6. Wheels: Loose, or much worse, broken spokes should be sorted out sooner rather than later. Check condition of the rims - how worn are they, how much life is left in them? Never risk running rims that are wearing out - look for wear lines or other indicators. Examine the hubs carefully, especially around the spoke holes. Any cracks or signs of imminent breakage? Are the bearings ok? Waggle the wheels - is there any play in the hub bearings? Again, you may need to strip and rebuild, but a quick tighten up of the axle nuts may be enough for now, the full service not being urgent. Next time you get the tyres off, check the rim tape and the spoke heads too. It may be worth oiling them, to make tension adjustments easier in future. Is it too obvious to say that you must check that the wheels are firmly fixed to the forks?! Track nuts, quick releases, whatever. Grease and lube wherever you see fit!
  7. Tyres: Check for cracks, splits, holes and general wear and tear. Nowadays, I tend to make a washer out of an old inner tube, and put that on the valve before fitting it in the tyre. This stops the edges of the valve hole in the rim cutting into the valve base. But these things can wait until the next time you take the tyres off.
  8. Brakes: Very important area this. Pads must have some decent thickness to them. Old pads can be revived with a file, or just rub the face on a cement floor or brick side. Need to get any bits of metal that may be embedded in them out! Oil everything that has a pivot - including the brake levers. I also oil cable entry points. Adjusting angle of the pads and ensuring that they move uniformly and hit the rims evenly can take time, especially with cantilevers, but it's well worth it. Toe in if you have to eliminate squealing. I use a bit of card at the back of the pad while tightening it up.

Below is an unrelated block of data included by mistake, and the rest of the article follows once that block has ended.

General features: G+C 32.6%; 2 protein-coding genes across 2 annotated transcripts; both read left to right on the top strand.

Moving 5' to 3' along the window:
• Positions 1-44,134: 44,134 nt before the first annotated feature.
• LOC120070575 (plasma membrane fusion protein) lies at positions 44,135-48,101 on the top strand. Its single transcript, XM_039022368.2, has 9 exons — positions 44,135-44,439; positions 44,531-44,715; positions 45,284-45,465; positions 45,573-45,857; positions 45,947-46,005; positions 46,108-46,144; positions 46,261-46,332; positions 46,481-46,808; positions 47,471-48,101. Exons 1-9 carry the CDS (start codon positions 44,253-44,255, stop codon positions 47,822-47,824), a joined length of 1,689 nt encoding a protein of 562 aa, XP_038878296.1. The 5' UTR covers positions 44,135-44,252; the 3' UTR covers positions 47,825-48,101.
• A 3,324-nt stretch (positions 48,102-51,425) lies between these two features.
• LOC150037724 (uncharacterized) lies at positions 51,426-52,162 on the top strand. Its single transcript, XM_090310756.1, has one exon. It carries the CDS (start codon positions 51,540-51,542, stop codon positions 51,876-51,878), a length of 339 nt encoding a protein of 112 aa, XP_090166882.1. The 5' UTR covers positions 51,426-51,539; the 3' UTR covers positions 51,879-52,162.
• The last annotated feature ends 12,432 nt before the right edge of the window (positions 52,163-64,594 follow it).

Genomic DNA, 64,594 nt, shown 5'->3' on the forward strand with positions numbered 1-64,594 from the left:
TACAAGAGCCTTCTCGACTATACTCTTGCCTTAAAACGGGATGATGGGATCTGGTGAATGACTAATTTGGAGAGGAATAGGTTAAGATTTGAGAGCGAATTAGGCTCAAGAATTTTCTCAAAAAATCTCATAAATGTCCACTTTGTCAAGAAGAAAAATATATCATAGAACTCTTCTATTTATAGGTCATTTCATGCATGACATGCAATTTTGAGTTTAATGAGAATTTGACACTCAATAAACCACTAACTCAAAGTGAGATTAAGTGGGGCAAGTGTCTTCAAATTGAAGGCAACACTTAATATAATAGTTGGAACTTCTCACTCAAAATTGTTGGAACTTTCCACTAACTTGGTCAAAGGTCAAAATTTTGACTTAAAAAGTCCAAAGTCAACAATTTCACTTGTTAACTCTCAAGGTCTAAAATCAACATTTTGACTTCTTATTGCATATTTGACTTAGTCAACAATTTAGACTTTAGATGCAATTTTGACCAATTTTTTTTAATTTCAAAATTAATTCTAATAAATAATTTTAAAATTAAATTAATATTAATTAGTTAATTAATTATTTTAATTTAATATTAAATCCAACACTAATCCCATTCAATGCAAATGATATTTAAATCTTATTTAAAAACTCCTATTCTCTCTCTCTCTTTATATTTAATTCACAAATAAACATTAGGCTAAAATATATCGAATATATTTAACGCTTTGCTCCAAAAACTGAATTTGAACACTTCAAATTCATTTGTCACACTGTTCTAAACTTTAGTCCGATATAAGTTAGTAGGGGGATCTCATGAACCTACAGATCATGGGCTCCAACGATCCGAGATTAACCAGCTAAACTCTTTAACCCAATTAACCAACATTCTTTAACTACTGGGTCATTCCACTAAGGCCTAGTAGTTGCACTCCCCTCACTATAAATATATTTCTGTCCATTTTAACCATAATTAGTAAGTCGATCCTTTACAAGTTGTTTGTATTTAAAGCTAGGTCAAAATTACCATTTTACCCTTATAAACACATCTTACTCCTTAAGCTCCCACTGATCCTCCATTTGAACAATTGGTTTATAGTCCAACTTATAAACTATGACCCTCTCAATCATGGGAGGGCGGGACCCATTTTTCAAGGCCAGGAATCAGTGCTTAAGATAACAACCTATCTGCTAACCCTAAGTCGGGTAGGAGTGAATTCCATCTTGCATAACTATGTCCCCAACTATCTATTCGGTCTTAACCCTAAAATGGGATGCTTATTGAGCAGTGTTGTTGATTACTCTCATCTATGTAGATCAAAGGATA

9. Pedals: Ensure they spin freely and aren't mangled up. Angle them and try to dribble some oil in the bearings. Do they suit your shoes!?
  10. Bottom bracket: Grab hold of the crank arms and wobble them, holding the frame still. Do it while riding the bike too, with your feet on the pedals. Examine rings and cups to check they are tight. At best, it'll be fine, especially if it's a cartridge type. If not, either change the cartridge or service the axle and bearings.
  11. Chainset: Clean, inspect the teeth for wear. Are rings bolted on securely? Check the cranks for cracks, especially around the pedal axle area. Are the cranks well secured to the bottom bracket axle? It's worth releasing them, cleaning, and re-fitting them securely. This will stop you cursing later when you want to get them off but can't.
  12. Chain: Clean, inspect, lubricate (see my earlier post for full details).
  13. Front and rear mechs: Clean and oil, ensure they move back and forth smoothly. It's very important to ensure that the L and H settings are adjusted properly, for safety. Otherwise the chain can come off and jam somewhere, causing injury possibly.
  14. Shifters: Clean, and lubricate, but with care! Putting oil in the wrong places on some shifters can cause problems - e.g. slipping. Seek expert help for tricky things like STIs or Ergos. Check condition of cables, replace if necessary, and lube or grease cables at entry points. An easy one is the under bottom bracket cable guide - clean it and oil it.
  15. Freewheel/Cassette: Remove debris, clean up, inspect for wear. Are teeth worn down or fresh looking? Try to lubricate freewheels with a good quality oil - need to exercise some gymnastics to make it dribble around inside to get to the moving parts.
  16. Make notes: I think this is worth doing, and easy as you go over the above items. Frame number, dimensions, gear teeth numbers, all useful information that you may need to refer to later. A few years ago, I started to log my maintenance work in a spreadsheet document on a pc. I've found it more useful than expected - like informing me as to spoke breakages on a particular wheel, and creaking noises - information that gave me clues about other matters that needed to be fixed.